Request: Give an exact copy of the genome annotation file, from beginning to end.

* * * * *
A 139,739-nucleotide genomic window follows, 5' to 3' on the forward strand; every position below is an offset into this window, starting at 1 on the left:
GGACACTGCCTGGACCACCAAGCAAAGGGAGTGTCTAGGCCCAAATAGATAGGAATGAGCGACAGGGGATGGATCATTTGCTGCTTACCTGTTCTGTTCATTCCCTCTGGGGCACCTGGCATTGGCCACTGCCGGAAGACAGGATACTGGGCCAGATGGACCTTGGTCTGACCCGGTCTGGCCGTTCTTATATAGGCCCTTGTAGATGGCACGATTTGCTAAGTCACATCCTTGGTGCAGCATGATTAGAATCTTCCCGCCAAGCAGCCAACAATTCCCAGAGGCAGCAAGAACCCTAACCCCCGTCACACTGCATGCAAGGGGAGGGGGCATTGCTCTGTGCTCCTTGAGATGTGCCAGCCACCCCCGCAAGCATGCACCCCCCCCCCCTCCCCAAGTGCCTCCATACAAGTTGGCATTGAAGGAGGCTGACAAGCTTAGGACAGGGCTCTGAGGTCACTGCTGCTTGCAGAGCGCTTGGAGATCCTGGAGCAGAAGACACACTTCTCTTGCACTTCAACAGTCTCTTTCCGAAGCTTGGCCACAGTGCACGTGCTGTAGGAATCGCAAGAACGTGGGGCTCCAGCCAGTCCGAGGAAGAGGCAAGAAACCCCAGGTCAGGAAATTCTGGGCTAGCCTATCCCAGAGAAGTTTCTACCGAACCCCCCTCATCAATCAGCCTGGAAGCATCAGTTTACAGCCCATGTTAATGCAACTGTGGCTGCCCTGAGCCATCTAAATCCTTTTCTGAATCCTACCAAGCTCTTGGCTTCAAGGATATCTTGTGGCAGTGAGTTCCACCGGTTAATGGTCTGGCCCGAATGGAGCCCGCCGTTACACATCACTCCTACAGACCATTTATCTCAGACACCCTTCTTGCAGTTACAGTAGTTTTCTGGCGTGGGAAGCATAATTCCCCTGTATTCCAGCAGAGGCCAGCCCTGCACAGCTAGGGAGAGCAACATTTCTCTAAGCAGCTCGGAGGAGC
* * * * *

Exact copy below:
A 139,739-nucleotide genomic window follows, 5' to 3' on the forward strand; every position below is an offset into this window, starting at 1 on the left:
GGACACTGCCTGGACCACCAAGCAAAGGGAGTGTCTAGGCCCAAATAGATAGGAATGAGCGACAGGGGATGGATCATTTGCTGCTTACCTGTTCTGTTCATTCCCTCTGGGGCACCTGGCATTGGCCACTGCCGGAAGACAGGATACTGGGCCAGATGGACCTTGGTCTGACCCGGTCTGGCCGTTCTTATATAGGCCCTTGTAGATGGCACGATTTGCTAAGTCACATCCTTGGTGCAGCATGATTAGAATCTTCCCGCCAAGCAGCCAACAATTCCCAGAGGCAGCAAGAACCCTAACCCCCGTCACACTGCATGCAAGGGGAGGGGGCATTGCTCTGTGCTCCTTGAGATGTGCCAGCCACCCCCGCAAGCATGCACCCCCCCCCCCTCCCCAAGTGCCTCCATACAAGTTGGCATTGAAGGAGGCTGACAAGCTTAGGACAGGGCTCTGAGGTCACTGCTGCTTGCAGAGCGCTTGGAGATCCTGGAGCAGAAGACACACTTCTCTTGCACTTCAACAGTCTCTTTCCGAAGCTTGGCCACAGTGCACGTGCTGTAGGAATCGCAAGAACGTGGGGCTCCAGCCAGTCCGAGGAAGAGGCAAGAAACCCCAGGTCAGGAAATTCTGGGCTAGCCTATCCCAGAGAAGTTTCTACCGAACCCCCCTCATCAATCAGCCTGGAAGCATCAGTTTACAGCCCATGTTAATGCAACTGTGGCTGCCCTGAGCCATCTAAATCCTTTTCTGAATCCTACCAAGCTCTTGGCTTCAAGGATATCTTGTGGCAGTGAGTTCCACCGGTTAATGGTCTGGCCCGAATGGAGCCCGCCGTTACACATCACTCCTACAGACCATTTATCTCAGACACCCTTCTTGCAGTTACAGTAGTTTTCTGGCGTGGGAAGCATAATTCCCCTGTATTCCAGCAGAGGCCAGCCCTGCACAGCTAGGGAGAGCAACATTTCTCTAAGCAGCTCGGAGGAGC